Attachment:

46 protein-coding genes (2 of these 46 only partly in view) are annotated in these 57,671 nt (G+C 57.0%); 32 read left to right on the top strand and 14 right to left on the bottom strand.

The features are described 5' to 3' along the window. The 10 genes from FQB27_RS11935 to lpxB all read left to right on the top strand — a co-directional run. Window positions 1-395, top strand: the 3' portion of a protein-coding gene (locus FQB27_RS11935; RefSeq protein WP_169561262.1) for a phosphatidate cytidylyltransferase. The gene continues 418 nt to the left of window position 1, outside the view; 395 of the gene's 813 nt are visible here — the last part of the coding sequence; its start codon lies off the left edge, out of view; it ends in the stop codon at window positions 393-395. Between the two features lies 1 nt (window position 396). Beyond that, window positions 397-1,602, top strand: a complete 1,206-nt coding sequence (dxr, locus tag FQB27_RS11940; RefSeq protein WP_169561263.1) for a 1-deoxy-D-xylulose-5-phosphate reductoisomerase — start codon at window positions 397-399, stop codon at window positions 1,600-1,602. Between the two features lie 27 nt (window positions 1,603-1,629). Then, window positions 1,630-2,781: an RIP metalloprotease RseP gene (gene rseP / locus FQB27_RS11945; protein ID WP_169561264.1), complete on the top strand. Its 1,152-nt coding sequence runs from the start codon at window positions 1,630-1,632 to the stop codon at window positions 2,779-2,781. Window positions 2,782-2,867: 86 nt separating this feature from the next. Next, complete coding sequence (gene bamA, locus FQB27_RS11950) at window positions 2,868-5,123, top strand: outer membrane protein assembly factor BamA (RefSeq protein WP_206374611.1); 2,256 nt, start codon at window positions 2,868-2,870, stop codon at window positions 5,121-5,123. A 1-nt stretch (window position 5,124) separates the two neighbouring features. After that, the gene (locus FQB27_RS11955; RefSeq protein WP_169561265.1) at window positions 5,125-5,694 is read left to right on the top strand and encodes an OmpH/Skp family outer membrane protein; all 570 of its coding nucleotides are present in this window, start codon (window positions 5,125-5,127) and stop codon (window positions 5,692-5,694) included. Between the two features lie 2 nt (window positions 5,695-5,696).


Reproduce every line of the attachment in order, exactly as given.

46 protein-coding genes (2 of these 46 only partly in view) are annotated in these 57,671 nt (G+C 57.0%); 32 read left to right on the top strand and 14 right to left on the bottom strand.

The features are described 5' to 3' along the window. The 10 genes from FQB27_RS11935 to lpxB all read left to right on the top strand — a co-directional run. Window positions 1-395, top strand: the 3' portion of a protein-coding gene (locus FQB27_RS11935; RefSeq protein WP_169561262.1) for a phosphatidate cytidylyltransferase. The gene continues 418 nt to the left of window position 1, outside the view; 395 of the gene's 813 nt are visible here — the last part of the coding sequence; its start codon lies off the left edge, out of view; it ends in the stop codon at window positions 393-395. Between the two features lies 1 nt (window position 396). Beyond that, window positions 397-1,602, top strand: a complete 1,206-nt coding sequence (dxr, locus tag FQB27_RS11940; RefSeq protein WP_169561263.1) for a 1-deoxy-D-xylulose-5-phosphate reductoisomerase — start codon at window positions 397-399, stop codon at window positions 1,600-1,602. Between the two features lie 27 nt (window positions 1,603-1,629). Then, window positions 1,630-2,781: an RIP metalloprotease RseP gene (gene rseP / locus FQB27_RS11945; protein ID WP_169561264.1), complete on the top strand. Its 1,152-nt coding sequence runs from the start codon at window positions 1,630-1,632 to the stop codon at window positions 2,779-2,781. Window positions 2,782-2,867: 86 nt separating this feature from the next. Next, complete coding sequence (gene bamA, locus FQB27_RS11950) at window positions 2,868-5,123, top strand: outer membrane protein assembly factor BamA (RefSeq protein WP_206374611.1); 2,256 nt, start codon at window positions 2,868-2,870, stop codon at window positions 5,121-5,123. A 1-nt stretch (window position 5,124) separates the two neighbouring features. After that, the gene (locus FQB27_RS11955; RefSeq protein WP_169561265.1) at window positions 5,125-5,694 is read left to right on the top strand and encodes an OmpH/Skp family outer membrane protein; all 570 of its coding nucleotides are present in this window, start codon (window positions 5,125-5,127) and stop codon (window positions 5,692-5,694) included. Between the two features lie 2 nt (window positions 5,695-5,696).